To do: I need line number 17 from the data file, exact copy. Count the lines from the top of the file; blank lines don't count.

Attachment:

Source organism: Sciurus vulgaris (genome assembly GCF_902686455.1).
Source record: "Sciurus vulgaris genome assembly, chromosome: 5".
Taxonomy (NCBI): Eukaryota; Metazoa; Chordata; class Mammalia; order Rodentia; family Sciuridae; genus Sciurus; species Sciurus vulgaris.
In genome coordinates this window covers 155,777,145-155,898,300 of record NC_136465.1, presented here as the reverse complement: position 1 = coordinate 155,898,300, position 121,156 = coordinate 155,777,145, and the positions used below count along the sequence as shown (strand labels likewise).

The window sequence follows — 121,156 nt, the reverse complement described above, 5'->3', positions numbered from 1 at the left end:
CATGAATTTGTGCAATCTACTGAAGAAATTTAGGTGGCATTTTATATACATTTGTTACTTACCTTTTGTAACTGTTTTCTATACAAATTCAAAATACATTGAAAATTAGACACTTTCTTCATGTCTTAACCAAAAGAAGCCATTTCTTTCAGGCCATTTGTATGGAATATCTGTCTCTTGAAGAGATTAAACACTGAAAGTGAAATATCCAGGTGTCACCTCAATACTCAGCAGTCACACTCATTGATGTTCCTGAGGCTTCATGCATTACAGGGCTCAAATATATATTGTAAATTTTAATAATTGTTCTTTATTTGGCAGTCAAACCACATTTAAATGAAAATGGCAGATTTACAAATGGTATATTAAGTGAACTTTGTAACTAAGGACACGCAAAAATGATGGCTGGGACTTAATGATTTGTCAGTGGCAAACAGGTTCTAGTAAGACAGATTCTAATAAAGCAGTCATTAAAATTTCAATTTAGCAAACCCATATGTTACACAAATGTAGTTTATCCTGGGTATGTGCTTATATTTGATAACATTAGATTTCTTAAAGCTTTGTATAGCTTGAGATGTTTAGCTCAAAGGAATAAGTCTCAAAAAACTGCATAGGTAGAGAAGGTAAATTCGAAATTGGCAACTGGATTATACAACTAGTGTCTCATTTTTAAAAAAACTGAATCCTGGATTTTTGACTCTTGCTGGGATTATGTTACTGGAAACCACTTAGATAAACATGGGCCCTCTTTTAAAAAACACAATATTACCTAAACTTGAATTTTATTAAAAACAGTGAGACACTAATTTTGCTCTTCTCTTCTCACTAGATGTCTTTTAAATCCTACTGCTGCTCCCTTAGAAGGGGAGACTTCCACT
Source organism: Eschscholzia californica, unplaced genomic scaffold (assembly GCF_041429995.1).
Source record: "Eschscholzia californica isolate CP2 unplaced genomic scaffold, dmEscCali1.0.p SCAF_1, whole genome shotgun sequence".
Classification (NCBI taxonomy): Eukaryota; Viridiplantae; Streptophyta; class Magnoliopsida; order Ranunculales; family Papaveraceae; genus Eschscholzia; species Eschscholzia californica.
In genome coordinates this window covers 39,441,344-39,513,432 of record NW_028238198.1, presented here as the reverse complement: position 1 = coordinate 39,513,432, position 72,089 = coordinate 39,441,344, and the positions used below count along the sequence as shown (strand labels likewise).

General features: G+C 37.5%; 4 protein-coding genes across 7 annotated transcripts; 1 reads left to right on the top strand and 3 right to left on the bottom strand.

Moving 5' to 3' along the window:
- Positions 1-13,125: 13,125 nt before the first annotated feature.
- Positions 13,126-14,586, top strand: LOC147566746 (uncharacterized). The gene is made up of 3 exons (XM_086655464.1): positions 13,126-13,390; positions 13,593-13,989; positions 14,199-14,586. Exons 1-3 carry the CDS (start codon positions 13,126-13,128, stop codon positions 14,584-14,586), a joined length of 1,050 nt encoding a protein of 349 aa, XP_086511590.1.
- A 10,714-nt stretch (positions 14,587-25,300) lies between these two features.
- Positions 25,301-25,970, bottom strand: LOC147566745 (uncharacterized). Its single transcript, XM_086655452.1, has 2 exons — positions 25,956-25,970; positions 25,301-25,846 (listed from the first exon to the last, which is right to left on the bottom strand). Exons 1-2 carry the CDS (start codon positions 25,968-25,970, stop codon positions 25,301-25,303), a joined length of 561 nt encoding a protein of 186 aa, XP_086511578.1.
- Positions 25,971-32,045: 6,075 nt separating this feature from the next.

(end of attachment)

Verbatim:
- Positions 25,971-32,045: 6,075 nt separating this feature from the next.